Pascal wrote about this dread in the Pensees, as he reflected on the anguish one can feel looking up at the night sky and sensing simultaneously his own minuteness and the inability of the cold, vast universe to comfort him. It is a beautiful passage and worth reading in its entirety:
When I see the blindness and wretchedness of man, when I regard the whole silent universe, and man without light, left to himself, and, as it were, lost in this corner of the universe, without knowing who has put him there, what he has come to do, what will become of him at death, and incapable of all knowledge, I become terrified, like a man who should be carried in his sleep to a dreadful desert island, and should awake without knowing where he is, and without means of escape.
This is the true root of the problem: we live in a world that seems to give us no clues as to who we are or why we are alive. The solution to this problem cannot be “doing life together,” for living a life that we believe is ultimately meaningless, even if it is with all the liberated, self-defined individuals in the world, will not give it meaning.
Authentic Community Demands Sacrifice
To Nisbet, the gravest threat to real community is the destabilization and dislocation of “established centers of function and authority.” Any wholehearted quest for community must grapple with the implications of this assertion: there are legitimate centers of function, or purpose, and authority that can (and ought to) demand accountability—and they are found neither in the individual nor the government.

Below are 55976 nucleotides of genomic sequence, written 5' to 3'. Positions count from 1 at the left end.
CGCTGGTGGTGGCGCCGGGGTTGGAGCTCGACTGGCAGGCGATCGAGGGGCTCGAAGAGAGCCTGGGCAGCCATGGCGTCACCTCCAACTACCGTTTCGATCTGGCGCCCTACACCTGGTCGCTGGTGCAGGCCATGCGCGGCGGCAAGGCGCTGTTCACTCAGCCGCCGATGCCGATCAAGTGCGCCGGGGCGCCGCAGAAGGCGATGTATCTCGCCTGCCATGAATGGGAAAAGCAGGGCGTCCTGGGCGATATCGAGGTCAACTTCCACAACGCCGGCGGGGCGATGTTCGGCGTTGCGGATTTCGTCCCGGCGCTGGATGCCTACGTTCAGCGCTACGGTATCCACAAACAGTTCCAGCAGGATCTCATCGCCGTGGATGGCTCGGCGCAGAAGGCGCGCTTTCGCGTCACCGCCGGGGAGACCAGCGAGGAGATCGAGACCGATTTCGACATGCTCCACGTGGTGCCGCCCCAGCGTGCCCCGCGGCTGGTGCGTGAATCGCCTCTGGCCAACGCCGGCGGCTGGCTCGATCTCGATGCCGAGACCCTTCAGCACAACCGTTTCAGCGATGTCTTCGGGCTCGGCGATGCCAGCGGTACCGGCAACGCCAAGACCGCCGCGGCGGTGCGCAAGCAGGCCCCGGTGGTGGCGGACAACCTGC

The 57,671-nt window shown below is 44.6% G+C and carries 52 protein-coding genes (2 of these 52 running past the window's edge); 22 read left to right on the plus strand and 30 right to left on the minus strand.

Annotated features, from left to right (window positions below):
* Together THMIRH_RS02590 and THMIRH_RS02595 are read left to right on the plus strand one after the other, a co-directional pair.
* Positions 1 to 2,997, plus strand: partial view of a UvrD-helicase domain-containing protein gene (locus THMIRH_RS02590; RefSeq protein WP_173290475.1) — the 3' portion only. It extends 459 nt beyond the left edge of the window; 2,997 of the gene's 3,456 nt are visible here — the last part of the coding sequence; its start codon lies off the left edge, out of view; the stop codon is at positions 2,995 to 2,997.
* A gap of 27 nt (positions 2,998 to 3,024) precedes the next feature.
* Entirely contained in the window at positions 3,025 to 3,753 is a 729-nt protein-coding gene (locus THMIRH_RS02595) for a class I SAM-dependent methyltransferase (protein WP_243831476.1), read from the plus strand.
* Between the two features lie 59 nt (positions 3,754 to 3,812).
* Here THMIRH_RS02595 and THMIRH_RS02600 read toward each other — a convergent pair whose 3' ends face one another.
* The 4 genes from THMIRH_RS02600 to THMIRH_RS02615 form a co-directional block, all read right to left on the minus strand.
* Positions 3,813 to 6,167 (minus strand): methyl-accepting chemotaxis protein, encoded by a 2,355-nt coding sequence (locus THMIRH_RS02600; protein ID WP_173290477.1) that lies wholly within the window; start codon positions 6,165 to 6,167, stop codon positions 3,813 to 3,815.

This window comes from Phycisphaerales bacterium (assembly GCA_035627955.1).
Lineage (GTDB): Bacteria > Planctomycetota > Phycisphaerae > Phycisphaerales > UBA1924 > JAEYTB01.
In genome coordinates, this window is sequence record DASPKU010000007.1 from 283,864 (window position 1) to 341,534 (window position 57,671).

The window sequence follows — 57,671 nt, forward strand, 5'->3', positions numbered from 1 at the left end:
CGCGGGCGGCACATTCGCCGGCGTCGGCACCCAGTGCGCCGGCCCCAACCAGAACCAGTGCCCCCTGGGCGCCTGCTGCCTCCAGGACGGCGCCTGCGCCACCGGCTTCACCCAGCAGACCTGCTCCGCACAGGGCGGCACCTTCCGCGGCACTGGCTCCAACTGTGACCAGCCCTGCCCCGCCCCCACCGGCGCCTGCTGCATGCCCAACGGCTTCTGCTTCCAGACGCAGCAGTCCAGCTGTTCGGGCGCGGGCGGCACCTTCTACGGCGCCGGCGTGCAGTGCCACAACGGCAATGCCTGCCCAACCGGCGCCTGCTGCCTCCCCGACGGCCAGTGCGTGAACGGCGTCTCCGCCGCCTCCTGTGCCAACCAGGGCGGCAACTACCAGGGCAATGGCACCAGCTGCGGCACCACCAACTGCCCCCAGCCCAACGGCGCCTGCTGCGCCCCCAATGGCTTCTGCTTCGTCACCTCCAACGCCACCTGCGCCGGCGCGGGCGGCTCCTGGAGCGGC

The only escape from existential dread is moral tradition, which through faith allows us to answer the questions raised in the Pensees. Later, Pascal recognizes that this is the only escape from the island of individualistic despair: “Considering how strongly it appears that there is something else than what I see, I have examined to see whether . . . God has not left some sign of Himself.” True community, a mutual striving after a noble life, depends on such a tradition (the recognition of signs of something more) with such an authority (God Himself). Until we grasp that to enter into a community requires sacrifice, not merely of time or of money but of ourselves—our preferences, our opinions, even (unthinkable!) our identities—we will never fully live in lasting community.
So we find ourselves in a bind, for the individualism we hold dear requires us to reject moral traditions, to deny and defy this established center, to define our own function and be our own authority. We want to have it both ways: throwing off all the structures, limits, and traditions that give our lives meaning while also engaging in “community.” But no matter what the culture may say, we cannot have both. We must make a choice, the same choice all humans have made before us: do we seek happiness through the relentless assertion of self, or through the willing and sacrificial denial of self in communion with a timeless moral tradition?
In the spirit of the individualism that got us here, the choice is ours.
Jane Scharl has a BA in politics, philosophy, and economics from the King's College in New York, and has previously written for National Review Online, InEarnest Magazine, and Comment Magazine.